My Travel Blog

But Wait! Where Did the Canal Go?

The Canal du Vosges has been a challenge with numerous spots where the canal banks had caved in, many tight twists and turns, and in some places the trees had grown so far over the canal there was hardly any place to pass. Now I understand why the VNF employee hadn’t seen a full size barge like Rabelo in two years while working on the Vosges. With all those issues I still wanted to return, as the canal was so beautiful along with the spectacular countryside. I may be having second thoughts. On one section of the canal things got a little too challenging.

The view from my helm position. “Where did the canal go?

We’re starting to get some Fall colors. If we are lucky there will be spots where the entire canal is covered with leaves.

It’s always nice when we can park the car next to Rabelo.

It’s hard to believe, but this is our sixth season on Rabelo. Up until recently, after transiting roughly 2,000 locks, we had only been stuck inside a lock once. That was on the Burgundy Canal. It was something we never expected because the charts said the locks were 5.20 meters wide (17ft. 1/2in.) and Rabelo is 5.09 meters wide (16ft. 81/2 in.). That left us an extra four inches, which should have been plenty of room. Remember we’ve been on canals where the advertised width of the locks were 5.10 (16ft. 9in.) and 5.05 (16ft. 61/2 in.) meters wide, and never had a problem. Like the Burgundy Canal the charts for the Vosges said the locks were a minimum of 5.20 meters wide. The Vosges has over 90 locks, and we had already been through well over half of them without a problem. For some unknown reason on just one section of the canal we got stuck in six different locks. Admittedly our big baby is a little broad in the beam, too much junk in the trunk, or maybe we’ve stuffed her with one to many baguettes, but her extra width has rarely been a problem.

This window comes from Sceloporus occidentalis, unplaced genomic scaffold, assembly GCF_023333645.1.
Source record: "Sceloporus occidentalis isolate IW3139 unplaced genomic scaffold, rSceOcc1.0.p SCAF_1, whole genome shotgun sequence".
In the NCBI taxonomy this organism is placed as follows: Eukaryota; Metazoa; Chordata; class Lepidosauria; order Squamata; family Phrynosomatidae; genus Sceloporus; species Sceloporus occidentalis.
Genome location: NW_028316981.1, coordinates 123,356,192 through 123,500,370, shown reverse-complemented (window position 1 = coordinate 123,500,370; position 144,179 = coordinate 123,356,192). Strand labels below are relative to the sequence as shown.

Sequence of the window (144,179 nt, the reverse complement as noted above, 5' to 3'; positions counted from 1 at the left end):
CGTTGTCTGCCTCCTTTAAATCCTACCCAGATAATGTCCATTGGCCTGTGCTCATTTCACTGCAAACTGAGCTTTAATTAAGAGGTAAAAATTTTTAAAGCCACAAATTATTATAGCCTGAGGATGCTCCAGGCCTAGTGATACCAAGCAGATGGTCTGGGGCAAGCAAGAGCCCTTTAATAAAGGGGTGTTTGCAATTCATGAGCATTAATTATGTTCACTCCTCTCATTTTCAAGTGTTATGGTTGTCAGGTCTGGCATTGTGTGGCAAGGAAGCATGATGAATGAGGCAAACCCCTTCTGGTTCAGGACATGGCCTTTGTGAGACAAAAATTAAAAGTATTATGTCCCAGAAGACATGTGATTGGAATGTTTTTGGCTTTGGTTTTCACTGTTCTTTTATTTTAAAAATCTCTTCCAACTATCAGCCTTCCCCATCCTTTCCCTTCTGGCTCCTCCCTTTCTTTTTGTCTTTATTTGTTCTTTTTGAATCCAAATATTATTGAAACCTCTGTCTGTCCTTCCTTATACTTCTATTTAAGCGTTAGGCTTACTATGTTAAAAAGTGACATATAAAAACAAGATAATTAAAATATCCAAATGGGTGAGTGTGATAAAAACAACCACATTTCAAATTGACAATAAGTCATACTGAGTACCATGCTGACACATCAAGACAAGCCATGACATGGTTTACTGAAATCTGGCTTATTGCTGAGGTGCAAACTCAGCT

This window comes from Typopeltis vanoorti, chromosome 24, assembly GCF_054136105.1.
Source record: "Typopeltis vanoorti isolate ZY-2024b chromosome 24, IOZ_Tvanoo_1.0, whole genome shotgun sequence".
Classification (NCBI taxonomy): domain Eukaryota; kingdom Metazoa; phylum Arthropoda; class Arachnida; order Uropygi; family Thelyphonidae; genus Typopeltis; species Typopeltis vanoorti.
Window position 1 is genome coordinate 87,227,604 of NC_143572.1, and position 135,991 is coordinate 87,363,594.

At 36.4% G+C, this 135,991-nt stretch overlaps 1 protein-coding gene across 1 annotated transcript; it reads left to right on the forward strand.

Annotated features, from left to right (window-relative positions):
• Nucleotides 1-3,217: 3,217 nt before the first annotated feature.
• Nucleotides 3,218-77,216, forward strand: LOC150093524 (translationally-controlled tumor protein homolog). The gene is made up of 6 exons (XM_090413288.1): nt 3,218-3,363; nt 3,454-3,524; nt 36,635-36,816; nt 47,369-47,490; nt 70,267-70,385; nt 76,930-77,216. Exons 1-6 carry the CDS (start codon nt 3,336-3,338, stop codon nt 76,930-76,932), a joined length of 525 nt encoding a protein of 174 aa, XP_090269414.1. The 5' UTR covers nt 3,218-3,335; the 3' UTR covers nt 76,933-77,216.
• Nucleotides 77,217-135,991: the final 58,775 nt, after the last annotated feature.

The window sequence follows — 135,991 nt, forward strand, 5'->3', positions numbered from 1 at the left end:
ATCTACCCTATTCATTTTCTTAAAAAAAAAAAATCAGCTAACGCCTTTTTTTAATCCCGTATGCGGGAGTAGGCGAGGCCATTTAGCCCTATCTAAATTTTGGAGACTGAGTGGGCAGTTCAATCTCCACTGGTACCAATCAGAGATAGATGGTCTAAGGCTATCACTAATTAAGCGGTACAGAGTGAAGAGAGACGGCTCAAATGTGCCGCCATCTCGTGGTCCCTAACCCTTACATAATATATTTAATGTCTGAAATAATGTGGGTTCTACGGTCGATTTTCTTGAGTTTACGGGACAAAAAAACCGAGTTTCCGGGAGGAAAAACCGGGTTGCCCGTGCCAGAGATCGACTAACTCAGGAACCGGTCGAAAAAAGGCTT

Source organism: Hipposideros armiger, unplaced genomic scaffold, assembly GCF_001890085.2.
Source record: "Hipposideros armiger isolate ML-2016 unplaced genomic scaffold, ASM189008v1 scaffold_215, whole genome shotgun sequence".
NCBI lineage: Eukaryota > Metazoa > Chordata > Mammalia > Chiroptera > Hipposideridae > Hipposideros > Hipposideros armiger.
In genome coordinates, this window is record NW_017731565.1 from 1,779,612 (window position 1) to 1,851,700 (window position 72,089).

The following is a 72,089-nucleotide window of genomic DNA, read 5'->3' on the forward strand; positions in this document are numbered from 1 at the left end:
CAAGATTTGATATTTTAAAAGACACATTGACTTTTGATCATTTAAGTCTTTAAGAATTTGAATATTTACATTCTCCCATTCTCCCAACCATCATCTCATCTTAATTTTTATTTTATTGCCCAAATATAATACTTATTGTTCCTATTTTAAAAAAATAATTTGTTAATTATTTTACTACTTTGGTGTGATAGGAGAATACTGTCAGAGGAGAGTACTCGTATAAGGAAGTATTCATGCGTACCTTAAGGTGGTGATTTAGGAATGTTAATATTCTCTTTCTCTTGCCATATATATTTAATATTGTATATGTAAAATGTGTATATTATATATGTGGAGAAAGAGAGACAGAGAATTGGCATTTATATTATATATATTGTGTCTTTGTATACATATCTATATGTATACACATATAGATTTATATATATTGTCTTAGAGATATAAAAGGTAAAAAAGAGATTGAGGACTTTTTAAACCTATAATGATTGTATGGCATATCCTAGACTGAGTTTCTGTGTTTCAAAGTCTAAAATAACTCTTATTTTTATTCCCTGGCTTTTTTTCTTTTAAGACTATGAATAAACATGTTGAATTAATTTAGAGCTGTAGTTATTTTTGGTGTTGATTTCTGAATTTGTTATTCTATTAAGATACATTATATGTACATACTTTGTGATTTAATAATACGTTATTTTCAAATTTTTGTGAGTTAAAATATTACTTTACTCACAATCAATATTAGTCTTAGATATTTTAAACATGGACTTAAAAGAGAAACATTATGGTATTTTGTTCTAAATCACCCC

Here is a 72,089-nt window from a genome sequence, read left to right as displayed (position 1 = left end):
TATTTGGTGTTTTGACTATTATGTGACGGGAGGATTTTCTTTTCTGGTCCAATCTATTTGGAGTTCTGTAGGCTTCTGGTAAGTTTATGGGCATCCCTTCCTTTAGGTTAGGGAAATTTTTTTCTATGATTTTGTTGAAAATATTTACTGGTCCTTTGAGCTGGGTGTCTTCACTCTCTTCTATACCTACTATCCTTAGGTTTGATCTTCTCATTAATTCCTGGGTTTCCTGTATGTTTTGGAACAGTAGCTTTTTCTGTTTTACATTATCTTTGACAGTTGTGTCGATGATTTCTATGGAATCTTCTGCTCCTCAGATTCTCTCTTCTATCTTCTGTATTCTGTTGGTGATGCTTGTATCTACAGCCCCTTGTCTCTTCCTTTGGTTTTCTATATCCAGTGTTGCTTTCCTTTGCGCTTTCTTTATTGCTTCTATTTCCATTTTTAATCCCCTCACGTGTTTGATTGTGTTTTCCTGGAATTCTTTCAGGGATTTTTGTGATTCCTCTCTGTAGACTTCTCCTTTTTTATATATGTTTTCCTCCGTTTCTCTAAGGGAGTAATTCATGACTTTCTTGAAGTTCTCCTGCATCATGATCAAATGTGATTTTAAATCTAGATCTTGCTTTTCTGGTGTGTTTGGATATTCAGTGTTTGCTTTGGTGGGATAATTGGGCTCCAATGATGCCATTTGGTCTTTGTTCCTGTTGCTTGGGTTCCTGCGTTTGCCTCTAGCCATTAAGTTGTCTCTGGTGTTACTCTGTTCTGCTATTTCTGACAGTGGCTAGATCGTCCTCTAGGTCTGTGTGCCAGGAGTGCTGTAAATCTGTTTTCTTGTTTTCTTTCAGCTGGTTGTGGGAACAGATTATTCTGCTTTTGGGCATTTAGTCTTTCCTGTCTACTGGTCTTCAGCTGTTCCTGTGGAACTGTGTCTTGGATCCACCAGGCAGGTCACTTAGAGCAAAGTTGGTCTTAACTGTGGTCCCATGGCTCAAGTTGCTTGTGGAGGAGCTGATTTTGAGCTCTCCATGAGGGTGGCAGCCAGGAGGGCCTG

Rabelo crossing over the Moselle River.

Philippe cutting off a rub rail to help Rabelo get through the locks.

You can see where we cut the rub rail. When we are done Rabelo will be about 15mm narrower, or just over a half inch.

We couldn’t finish the job at this mooring because the guy in the house next to Rabelo complained so much about the noise we were making.

Back on the Burgundy Canal when we first got stuck, fortunately we had our old captain Kevin with us. Apparently he had had the same problem in the past, and knew exactly what to do. The trick to getting through a lock that is too narrow, is to wiggle. You give the engine lots of power, and then move the rudder from side to side. You keep on doing this, and despite moving forward as little as a half inch with each cycle most of the time you eventually get through. It also helps if the lock keeper will raise the water in the lock by opening the inlet gates a little.

Lisa made this Dutch pancake to cheer me up after getting stuck in all those locks.

The canal also runs along the train tracks.

We were locking down meaning we would enter a lock that was full. Once the gates were closed they would let the water out of the lock and we would drop down roughly ten feet. You can imagine how sickening it feels when you place the engine in forward, and begin to move only to come to a complete stop even though the engine is still running. When it happened on the Vosges I knew exactly what to do. The first lock we were stuck in took about a half hour to get out of. The next five locks took anywhere from five minutes to a half hour. When we were stuck on the Burgundy Canal it took an hour and a half to get free, so maybe we should consider ourselves lucky.

– Tom Miller
Author of “The Wave”  and “When Stones Speak”– 
Chuck Palmer Adventure novels


About the Author:

Tom Miller graduated from the University of Southern California with a Bachelor of Science in Geology. He is a consummate adventurer with over 1,000 dives as a recreational scuba diver, and an avid sailor who has traveled 65,000 miles throughout the Pacific including the Hawaiian Islands. Miller has also cruised the canals of Europe on his canal barge and given numerous lectures on cruising the canals of Europe, as well as sailing in the South Pacific. Piloting is also an interest of Miller's, and He has completed over 1,000 hours flying everything from small Cessnas to Lear jets.